Appellant does not contest that he made the phone calls. The state argues that because of the similarity of the prior occurrence to the charged offense, the tape is relevant in rebutting appellant's position that his threats were a result of his "transitory anger" and that there was no actual intent to terrorize Officer McArthur. In view of the broad discretion accorded the trial court in these matters, we find no abuse of that discretion here.

Relying on State v. Kilker, 400 N.W.2d 450 (Minn.Ct.App.1987), appellant argues that the Spreigl tape unfairly focused the jury's attention on his general problem with the law enforcement community rather than on determining his culpability in this particular incident. We cannot agree. Kilker involved Spreigl evidence indicating the appellant in that case was at odds with the entire community, not a specific person. Appellant's attitudes are personal to a number of individuals in the local law enforcement community. Further, the jury was given appropriate cautionary instructions both during the trial when the Spreigl incident was introduced and later before the jury retired.

The use of the Spreigl evidence to rebut appellant's claim of transitory anger was accompanied by appropriate cautionary instructions. We find no abuse of discretion.


Terroristic threats are defined as:

[threatening] to commit any crime of violence with [the] purpose to terrorize another * * * or in reckless disregard of the risk of causing such terror * * *

Minn.Stat. § 609.713, subd. 1. Appellant argues the state did not prove beyond a reasonable doubt that appellant made the alleged threatening statements.

In reviewing a sufficiency of the evidence claim, an appellate court must determine

whether, given the facts in the record, and the legitimate inferences that can be drawn from those facts, a jury could reasonably conclude that the defendant was guilty of the offense charged * * *. [An appellate court] must take the view of the evidence most favorable to the state and assume the jury believed the state's witnesses and disbelieved any contrary evidence. * * * If the jury, giving due regard for the presumption of innocence and to the state's burden of proving the [appellant's] guilt beyond a reasonable doubt, could reasonably have found the defendant guilty, that verdict will not be reversed.

State v. Merrill, 274 N.W.2d 99, 111 (Minn. 1978) (citations omitted). Additionally, resolution of conflicts and inconsistencies in testimony are the exclusive function of the jury. State v. Pieschke, 295 N.W.2d 580, 584 (Minn.1980).

Several witnesses testified that on July 3, 1987, appellant made numerous threats against McArthur and his family. The jury determines the weight of trial testimony. Here, apparently, the jury believed the state's witnesses and disbelieved the testimony proffered on appellant's behalf.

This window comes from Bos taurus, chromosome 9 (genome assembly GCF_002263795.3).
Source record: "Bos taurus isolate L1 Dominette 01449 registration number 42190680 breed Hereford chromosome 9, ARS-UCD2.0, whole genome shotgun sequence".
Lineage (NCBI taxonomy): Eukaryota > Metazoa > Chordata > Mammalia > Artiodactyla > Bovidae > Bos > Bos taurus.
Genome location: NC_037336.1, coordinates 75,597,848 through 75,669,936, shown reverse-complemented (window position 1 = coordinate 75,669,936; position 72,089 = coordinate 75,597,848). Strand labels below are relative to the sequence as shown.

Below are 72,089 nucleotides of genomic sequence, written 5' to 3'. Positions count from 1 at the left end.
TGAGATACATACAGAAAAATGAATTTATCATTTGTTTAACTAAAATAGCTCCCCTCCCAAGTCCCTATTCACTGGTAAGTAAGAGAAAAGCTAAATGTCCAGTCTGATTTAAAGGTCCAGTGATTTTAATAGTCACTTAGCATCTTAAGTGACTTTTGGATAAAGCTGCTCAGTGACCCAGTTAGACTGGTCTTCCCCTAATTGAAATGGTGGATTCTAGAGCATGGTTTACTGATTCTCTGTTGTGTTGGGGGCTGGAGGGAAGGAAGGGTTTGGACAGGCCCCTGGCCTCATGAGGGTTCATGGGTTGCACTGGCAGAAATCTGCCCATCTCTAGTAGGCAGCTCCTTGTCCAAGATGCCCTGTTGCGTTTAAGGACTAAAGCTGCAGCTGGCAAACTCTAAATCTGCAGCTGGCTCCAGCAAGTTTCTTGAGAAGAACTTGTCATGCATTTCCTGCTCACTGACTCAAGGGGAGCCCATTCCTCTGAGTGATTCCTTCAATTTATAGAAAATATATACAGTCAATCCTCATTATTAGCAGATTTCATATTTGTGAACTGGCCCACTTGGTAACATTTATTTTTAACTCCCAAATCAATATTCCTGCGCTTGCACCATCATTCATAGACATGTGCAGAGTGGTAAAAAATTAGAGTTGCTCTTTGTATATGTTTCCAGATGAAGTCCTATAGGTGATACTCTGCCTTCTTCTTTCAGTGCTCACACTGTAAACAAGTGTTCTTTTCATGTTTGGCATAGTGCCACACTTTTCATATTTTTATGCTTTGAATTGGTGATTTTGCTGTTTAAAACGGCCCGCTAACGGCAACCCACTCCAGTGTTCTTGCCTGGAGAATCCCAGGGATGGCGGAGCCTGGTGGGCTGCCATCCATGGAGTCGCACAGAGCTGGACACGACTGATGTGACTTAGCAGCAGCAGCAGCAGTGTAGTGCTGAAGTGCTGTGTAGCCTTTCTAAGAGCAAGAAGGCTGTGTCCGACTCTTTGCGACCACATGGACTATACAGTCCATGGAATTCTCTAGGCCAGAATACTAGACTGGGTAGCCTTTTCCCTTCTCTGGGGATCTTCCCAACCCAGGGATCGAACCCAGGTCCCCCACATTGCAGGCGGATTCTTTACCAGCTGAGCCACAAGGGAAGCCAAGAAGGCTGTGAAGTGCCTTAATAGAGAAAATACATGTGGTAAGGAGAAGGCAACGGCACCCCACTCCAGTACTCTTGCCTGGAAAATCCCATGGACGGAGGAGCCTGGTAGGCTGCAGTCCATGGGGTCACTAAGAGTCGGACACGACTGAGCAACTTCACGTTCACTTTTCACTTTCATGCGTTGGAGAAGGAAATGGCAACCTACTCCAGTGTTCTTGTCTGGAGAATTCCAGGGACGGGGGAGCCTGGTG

Alternatively, appellant contests the adequacy of the evidence to support the conclusion that he intended to terrorize McArthur. The jury was specifically instructed that it must find the intent on appellant's part to terrorize McArthur in order to find appellant guilty. Despite the conflicting stories presented in this case, the testimony of the state's witness regarding the events of July 3, 1987, was consistent. We believe the jury could reasonably have inferred the intent necessary to support a guilty verdict under Minn.Stat. § 609.713.

We have considered all other issues including those raised in appellant's pro se supplemental brief and upon our complete *455 review of the entire record, find them to be without merit.


Because the trial court did not err either permitting impeachment by appellant's prior conviction as a felony, or in receiving the contested Spreigl evidence, and because the evidence was sufficient to support the jury's verdict, we affirm.


DAVID R. LESLIE, Acting J., concurs specially.

DAVID R. LESLIE, Judge (concurring specially).

Given the primarily credibility oriented questions the jury had to decide to reach a verdict in this case, and considering the overwhelming evidence of guilt on the record, I do not question the majority's affirmance of the trial court. However, I concur specially to express my concern regarding those aspects of the majority decision dealing with the use of appellant's prior conviction for impeachment purposes and particularly the precedent this decision sets for future application of Minn.Stat. § 609.13, subd. 1(2) (1986).


Appellant's 1978 felony conviction for aggravated assault was reduced to misdemeanor status pursuant to Minn.Stat. § 609.13, subd. 1(2). The majority holds that this statutory reduction of appellant's offense is not effective regarding use of that prior conviction for impeachment purposes under Minn.R.Evid. 609(a). This is inconsistent with both the statute's language and its apparent purpose.

The statute specifically states:

Notwithstanding a conviction is for a felony: * * * * * * (2) The conviction is deemed to be for a misdemeanor if the imposition of the prison sentence is stayed, the defendant is placed on probation, and the defendant is thereafter discharged without a prison sentence.

Minn.Stat. § 609.13, subd. 1 (emphasis added). The Advisory Committee Comment indicates the purpose of the statute:

It is believed desirable not to impose the consequences of a felony if the judge decides that the punishment to be imposed will be no more than that provided for misdemeanors or gross misdemeanors.